The unusual find was the result of some routine maintenance work. A Volksbank branch in the small town of Spenge, North Rhine-Westphalia had hired a crew of laborers to inspect an area of sagging pavement near its entrance. The construction team initially assumed that the issue was due to water damage. But after digging down about two meters, the workers discovered wooden planks, under which was a tunnel, local media reported.
Police were then alerted to the peculiar discovery. Initially, investigators were hesitant to crawl into the tunnel due to the risk of collapse. An inspection was eventually carried out, showing the tunnel to be about eight meters (26 feet) long and one meter (three feet) wide and supported by wooden planks. The scope of the highly illegal construction project suggests that the culprits had been digging for quite some time.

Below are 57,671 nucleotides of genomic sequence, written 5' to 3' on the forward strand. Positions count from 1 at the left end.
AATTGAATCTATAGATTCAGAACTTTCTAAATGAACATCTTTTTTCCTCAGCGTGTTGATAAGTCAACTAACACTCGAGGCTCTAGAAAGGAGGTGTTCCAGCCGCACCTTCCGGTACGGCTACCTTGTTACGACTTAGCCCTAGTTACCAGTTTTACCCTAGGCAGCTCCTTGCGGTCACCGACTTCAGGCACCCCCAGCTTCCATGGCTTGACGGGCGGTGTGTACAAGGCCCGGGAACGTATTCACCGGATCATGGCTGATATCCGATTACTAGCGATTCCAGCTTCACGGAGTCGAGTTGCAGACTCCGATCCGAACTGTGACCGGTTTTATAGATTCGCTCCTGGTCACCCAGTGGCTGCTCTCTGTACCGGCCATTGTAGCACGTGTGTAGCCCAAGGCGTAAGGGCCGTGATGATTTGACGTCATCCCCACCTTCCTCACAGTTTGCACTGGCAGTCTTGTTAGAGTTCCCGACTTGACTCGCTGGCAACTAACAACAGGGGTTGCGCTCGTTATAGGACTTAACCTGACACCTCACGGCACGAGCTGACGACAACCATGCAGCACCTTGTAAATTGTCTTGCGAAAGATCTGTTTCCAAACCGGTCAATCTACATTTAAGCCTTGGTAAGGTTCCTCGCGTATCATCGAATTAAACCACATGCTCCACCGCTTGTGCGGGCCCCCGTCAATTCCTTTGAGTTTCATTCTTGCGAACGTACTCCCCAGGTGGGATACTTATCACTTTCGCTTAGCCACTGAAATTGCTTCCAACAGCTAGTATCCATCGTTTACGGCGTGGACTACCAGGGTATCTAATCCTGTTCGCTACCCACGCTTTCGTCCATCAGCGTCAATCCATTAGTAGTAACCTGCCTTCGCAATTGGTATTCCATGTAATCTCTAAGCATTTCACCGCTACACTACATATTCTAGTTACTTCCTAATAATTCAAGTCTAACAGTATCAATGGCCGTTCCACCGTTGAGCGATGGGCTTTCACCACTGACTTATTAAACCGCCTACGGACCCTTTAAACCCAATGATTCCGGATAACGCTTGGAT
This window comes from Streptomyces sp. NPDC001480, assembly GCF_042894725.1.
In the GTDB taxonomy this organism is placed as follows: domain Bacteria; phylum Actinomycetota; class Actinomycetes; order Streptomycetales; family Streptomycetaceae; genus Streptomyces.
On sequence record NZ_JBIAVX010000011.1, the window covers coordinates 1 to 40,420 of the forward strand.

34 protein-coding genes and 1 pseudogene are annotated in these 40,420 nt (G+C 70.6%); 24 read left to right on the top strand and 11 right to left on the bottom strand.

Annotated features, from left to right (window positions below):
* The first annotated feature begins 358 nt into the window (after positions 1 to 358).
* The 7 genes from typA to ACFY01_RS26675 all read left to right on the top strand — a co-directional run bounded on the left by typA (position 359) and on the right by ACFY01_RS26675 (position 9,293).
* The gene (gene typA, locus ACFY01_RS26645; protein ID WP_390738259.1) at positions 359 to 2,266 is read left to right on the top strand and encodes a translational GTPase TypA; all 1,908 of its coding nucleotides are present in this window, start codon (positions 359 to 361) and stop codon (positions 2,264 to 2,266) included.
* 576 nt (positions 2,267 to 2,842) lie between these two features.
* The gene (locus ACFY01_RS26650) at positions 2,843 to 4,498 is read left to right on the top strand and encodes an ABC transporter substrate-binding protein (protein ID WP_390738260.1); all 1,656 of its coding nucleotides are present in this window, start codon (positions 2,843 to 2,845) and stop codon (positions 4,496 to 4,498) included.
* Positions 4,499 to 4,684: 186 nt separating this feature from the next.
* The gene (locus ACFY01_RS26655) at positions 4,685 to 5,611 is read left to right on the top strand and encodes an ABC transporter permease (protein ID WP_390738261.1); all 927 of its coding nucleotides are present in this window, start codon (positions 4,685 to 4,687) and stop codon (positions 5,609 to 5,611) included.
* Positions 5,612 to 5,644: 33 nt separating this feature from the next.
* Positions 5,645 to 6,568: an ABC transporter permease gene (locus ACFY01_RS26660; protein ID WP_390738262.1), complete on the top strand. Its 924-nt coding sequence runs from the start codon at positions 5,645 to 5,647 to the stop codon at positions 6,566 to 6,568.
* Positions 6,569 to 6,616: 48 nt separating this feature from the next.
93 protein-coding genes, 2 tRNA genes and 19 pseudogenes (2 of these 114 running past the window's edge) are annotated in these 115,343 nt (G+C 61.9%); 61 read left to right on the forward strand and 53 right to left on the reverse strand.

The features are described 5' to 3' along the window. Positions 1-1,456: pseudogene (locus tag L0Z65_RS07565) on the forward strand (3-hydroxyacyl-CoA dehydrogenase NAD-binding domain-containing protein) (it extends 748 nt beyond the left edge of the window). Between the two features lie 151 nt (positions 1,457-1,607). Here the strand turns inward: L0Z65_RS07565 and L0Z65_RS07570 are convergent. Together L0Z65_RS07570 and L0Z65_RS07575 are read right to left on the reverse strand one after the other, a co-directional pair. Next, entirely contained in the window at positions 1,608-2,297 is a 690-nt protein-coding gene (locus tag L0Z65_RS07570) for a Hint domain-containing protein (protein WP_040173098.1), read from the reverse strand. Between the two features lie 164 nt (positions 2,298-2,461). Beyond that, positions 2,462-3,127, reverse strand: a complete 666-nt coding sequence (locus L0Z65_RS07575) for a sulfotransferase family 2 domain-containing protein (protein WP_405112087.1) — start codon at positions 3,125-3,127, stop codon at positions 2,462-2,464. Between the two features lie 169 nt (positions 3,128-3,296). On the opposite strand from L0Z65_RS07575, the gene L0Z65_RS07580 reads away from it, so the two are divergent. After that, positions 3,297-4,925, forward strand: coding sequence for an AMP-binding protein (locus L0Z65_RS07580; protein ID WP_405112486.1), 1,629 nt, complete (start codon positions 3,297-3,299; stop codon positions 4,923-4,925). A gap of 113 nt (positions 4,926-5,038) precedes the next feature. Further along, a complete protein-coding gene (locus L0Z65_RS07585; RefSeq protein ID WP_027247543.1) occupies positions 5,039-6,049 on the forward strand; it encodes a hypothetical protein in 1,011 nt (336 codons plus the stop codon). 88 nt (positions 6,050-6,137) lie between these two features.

The underground passage began in a nearby transformer house used by the local power provider, and reportedly extended right up to, or close to, the bank’s foundation. The bank’s walls had not been breached.
A new lock had been placed on the structure housing the transformer, suggesting that the burglars had broken in and secured it for themselves, likely assuming that the power company rarely checked up on the site.
A bank employee interviewed by German media described the underground discovery as “madness,” adding, “you usually only see something like that on television.”
A spokesperson for Volksbank explained that the burglars would likely have had little success even if they had managed to complete the tunnel. The bank is well-secured against the threat of break-ins, and the branch in Spenge does not keep large cash reserves, he explained.
Currently, there doesn’t appear to be any suspects in the colorful heist attempt.
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